Document Type


Degree Name

Master of Arts (MA)


Political Science


Faculty of Arts

First Advisor

Steve Brown

Advisor Role

Thesis Supervisor


This thesis examines the role of political considerations in the development and administration of programs that are the responsibility of the federal and provincial governments. Previous research has shown that political considerations do influence public policy outputs, however, this research mostly addresses programs administered by a single level of government. This thesis explores this question further by analyzing and comparing two similar allocative programs: the Canada/Ontario Employment Development (COED) program administered jointly by the federal government and the government of Ontario; and the Canada Works program administered solely by the federal government. Drawing on a comparative analysis of the two decision making structures and upon interviews with decision makers involved, it is argued that policy outputs of the federal-provincial program are less likely to have been affected by political partisanship than the outputs of the program administered solely by the federal government. This proposition was tested further using multiple regression analysis. It was found that after controlling for economic need, the distribution of expenditures from the federally sponsored Canada Works program are significantly related to political partisanship while the distribution of expenditures of the jointly administered COED program are not.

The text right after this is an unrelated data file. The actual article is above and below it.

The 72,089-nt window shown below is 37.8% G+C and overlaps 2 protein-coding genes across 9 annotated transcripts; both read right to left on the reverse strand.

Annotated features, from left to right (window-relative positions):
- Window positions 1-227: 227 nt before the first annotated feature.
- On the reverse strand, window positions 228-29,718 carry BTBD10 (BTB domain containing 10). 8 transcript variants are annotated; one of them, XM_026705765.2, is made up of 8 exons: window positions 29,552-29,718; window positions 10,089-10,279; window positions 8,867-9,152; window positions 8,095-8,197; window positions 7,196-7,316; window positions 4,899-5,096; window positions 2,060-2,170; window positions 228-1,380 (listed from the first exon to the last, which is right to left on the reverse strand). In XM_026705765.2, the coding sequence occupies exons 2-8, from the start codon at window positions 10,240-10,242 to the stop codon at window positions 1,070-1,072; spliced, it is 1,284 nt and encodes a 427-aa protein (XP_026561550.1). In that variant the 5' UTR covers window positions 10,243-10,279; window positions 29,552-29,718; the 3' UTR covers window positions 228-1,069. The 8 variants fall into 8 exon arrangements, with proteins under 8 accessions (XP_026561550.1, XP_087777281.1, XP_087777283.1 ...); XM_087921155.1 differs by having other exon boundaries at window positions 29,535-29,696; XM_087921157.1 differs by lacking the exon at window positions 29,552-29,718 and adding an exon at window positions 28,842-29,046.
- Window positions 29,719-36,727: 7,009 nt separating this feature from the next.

Convocation Year


Convocation Season